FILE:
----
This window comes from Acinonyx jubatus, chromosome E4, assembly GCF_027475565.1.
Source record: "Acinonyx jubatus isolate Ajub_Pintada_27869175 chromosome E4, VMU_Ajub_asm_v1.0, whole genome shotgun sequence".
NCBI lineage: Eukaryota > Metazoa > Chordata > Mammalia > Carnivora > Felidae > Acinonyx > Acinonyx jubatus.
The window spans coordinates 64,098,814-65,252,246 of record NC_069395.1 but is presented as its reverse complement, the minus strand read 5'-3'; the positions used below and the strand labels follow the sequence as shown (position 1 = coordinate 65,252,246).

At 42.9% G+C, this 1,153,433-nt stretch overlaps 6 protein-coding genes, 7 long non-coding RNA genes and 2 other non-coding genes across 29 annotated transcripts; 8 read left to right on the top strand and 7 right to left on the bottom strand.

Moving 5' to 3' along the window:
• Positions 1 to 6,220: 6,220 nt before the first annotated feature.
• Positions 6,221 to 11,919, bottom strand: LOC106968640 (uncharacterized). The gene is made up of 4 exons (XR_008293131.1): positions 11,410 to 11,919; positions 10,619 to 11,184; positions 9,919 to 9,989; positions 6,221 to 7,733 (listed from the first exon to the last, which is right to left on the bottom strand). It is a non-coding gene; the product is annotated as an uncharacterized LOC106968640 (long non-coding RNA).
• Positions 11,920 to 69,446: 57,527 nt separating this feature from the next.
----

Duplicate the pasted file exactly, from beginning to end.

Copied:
This window comes from Acinonyx jubatus, chromosome E4, assembly GCF_027475565.1.
Source record: "Acinonyx jubatus isolate Ajub_Pintada_27869175 chromosome E4, VMU_Ajub_asm_v1.0, whole genome shotgun sequence".
NCBI lineage: Eukaryota > Metazoa > Chordata > Mammalia > Carnivora > Felidae > Acinonyx > Acinonyx jubatus.
The window spans coordinates 64,098,814-65,252,246 of record NC_069395.1 but is presented as its reverse complement, the minus strand read 5'-3'; the positions used below and the strand labels follow the sequence as shown (position 1 = coordinate 65,252,246).

At 42.9% G+C, this 1,153,433-nt stretch overlaps 6 protein-coding genes, 7 long non-coding RNA genes and 2 other non-coding genes across 29 annotated transcripts; 8 read left to right on the top strand and 7 right to left on the bottom strand.

Moving 5' to 3' along the window:
• Positions 1 to 6,220: 6,220 nt before the first annotated feature.
• Positions 6,221 to 11,919, bottom strand: LOC106968640 (uncharacterized). The gene is made up of 4 exons (XR_008293131.1): positions 11,410 to 11,919; positions 10,619 to 11,184; positions 9,919 to 9,989; positions 6,221 to 7,733 (listed from the first exon to the last, which is right to left on the bottom strand). It is a non-coding gene; the product is annotated as an uncharacterized LOC106968640 (long non-coding RNA).
• Positions 11,920 to 69,446: 57,527 nt separating this feature from the next.